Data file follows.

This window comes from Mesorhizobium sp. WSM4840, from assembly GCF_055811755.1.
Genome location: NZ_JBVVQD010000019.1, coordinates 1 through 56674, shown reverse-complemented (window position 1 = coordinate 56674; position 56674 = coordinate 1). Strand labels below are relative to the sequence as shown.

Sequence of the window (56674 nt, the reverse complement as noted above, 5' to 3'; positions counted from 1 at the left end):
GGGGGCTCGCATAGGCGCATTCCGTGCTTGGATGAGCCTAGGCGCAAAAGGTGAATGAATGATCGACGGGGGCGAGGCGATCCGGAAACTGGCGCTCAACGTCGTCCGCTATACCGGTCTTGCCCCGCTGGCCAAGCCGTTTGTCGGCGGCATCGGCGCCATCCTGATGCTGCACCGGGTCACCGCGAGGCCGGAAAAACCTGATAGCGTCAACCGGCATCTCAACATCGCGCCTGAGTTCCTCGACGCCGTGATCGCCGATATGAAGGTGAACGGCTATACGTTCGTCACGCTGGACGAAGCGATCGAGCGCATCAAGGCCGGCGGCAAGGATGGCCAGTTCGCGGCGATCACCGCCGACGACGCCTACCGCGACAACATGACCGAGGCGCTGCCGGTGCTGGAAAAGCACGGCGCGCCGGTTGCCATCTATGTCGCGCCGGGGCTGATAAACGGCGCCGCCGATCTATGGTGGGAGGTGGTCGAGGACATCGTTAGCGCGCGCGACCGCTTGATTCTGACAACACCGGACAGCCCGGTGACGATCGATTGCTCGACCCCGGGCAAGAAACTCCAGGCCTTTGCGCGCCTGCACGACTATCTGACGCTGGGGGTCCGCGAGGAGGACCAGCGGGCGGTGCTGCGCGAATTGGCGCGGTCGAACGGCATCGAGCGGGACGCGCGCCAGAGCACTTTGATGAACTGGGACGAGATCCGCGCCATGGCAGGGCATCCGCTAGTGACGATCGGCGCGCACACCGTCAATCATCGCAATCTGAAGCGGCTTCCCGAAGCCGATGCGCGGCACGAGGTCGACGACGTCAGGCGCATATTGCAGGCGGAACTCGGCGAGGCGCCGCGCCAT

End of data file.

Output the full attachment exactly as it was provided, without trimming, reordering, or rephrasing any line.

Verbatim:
This window comes from Mesorhizobium sp. WSM4840, from assembly GCF_055811755.1.
Genome location: NZ_JBVVQD010000019.1, coordinates 1 through 56674, shown reverse-complemented (window position 1 = coordinate 56674; position 56674 = coordinate 1). Strand labels below are relative to the sequence as shown.

Sequence of the window (56674 nt, the reverse complement as noted above, 5' to 3'; positions counted from 1 at the left end):
GGGGGCTCGCATAGGCGCATTCCGTGCTTGGATGAGCCTAGGCGCAAAAGGTGAATGAATGATCGACGGGGGCGAGGCGATCCGGAAACTGGCGCTCAACGTCGTCCGCTATACCGGTCTTGCCCCGCTGGCCAAGCCGTTTGTCGGCGGCATCGGCGCCATCCTGATGCTGCACCGGGTCACCGCGAGGCCGGAAAAACCTGATAGCGTCAACCGGCATCTCAACATCGCGCCTGAGTTCCTCGACGCCGTGATCGCCGATATGAAGGTGAACGGCTATACGTTCGTCACGCTGGACGAAGCGATCGAGCGCATCAAGGCCGGCGGCAAGGATGGCCAGTTCGCGGCGATCACCGCCGACGACGCCTACCGCGACAACATGACCGAGGCGCTGCCGGTGCTGGAAAAGCACGGCGCGCCGGTTGCCATCTATGTCGCGCCGGGGCTGATAAACGGCGCCGCCGATCTATGGTGGGAGGTGGTCGAGGACATCGTTAGCGCGCGCGACCGCTTGATTCTGACAACACCGGACAGCCCGGTGACGATCGATTGCTCGACCCCGGGCAAGAAACTCCAGGCCTTTGCGCGCCTGCACGACTATCTGACGCTGGGGGTCCGCGAGGAGGACCAGCGGGCGGTGCTGCGCGAATTGGCGCGGTCGAACGGCATCGAGCGGGACGCGCGCCAGAGCACTTTGATGAACTGGGACGAGATCCGCGCCATGGCAGGGCATCCGCTAGTGACGATCGGCGCGCACACCGTCAATCATCGCAATCTGAAGCGGCTTCCCGAAGCCGATGCGCGGCACGAGGTCGACGACGTCAGGCGCATATTGCAGGCGGAACTCGGCGAGGCGCCGCGCCAT